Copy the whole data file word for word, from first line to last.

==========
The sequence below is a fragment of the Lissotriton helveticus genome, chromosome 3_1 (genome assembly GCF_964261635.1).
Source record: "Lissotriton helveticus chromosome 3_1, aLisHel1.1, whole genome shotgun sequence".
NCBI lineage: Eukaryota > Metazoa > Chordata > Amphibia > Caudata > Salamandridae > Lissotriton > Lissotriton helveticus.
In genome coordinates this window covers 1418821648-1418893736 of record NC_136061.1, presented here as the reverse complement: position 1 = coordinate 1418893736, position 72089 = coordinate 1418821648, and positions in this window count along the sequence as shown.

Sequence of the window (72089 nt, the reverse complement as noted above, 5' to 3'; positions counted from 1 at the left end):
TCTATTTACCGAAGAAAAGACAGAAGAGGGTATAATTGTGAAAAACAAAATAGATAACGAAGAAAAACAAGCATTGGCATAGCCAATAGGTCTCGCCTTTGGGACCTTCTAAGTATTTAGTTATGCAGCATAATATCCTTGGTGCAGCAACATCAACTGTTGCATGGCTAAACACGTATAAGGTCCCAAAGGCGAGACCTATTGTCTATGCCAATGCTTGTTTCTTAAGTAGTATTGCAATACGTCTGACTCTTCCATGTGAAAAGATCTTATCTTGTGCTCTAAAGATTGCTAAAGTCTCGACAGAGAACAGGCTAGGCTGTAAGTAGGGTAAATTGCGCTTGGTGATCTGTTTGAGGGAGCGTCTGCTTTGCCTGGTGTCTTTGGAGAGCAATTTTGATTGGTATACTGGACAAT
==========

The sequence below is a fragment of the Lissotriton helveticus genome, chromosome 3_1 (genome assembly GCF_964261635.1).
Source record: "Lissotriton helveticus chromosome 3_1, aLisHel1.1, whole genome shotgun sequence".
NCBI lineage: Eukaryota > Metazoa > Chordata > Amphibia > Caudata > Salamandridae > Lissotriton > Lissotriton helveticus.
In genome coordinates this window covers 1418821648-1418893736 of record NC_136061.1, presented here as the reverse complement: position 1 = coordinate 1418893736, position 72089 = coordinate 1418821648, and positions in this window count along the sequence as shown.

Sequence of the window (72089 nt, the reverse complement as noted above, 5' to 3'; positions counted from 1 at the left end):
TCTATTTACCGAAGAAAAGACAGAAGAGGGTATAATTGTGAAAAACAAAATAGATAACGAAGAAAAACAAGCATTGGCATAGCCAATAGGTCTCGCCTTTGGGACCTTCTAAGTATTTAGTTATGCAGCATAATATCCTTGGTGCAGCAACATCAACTGTTGCATGGCTAAACACGTATAAGGTCCCAAAGGCGAGACCTATTGTCTATGCCAATGCTTGTTTCTTAAGTAGTATTGCAATACGTCTGACTCTTCCATGTGAAAAGATCTTATCTTGTGCTCTAAAGATTGCTAAAGTCTCGACAGAGAACAGGCTAGGCTGTAAGTAGGGTAAATTGCGCTTGGTGATCTGTTTGAGGGAGCGTCTGCTTTGCCTGGTGTCTTTGGAGAGCAATTTTGATTGGTATACTGGACAAT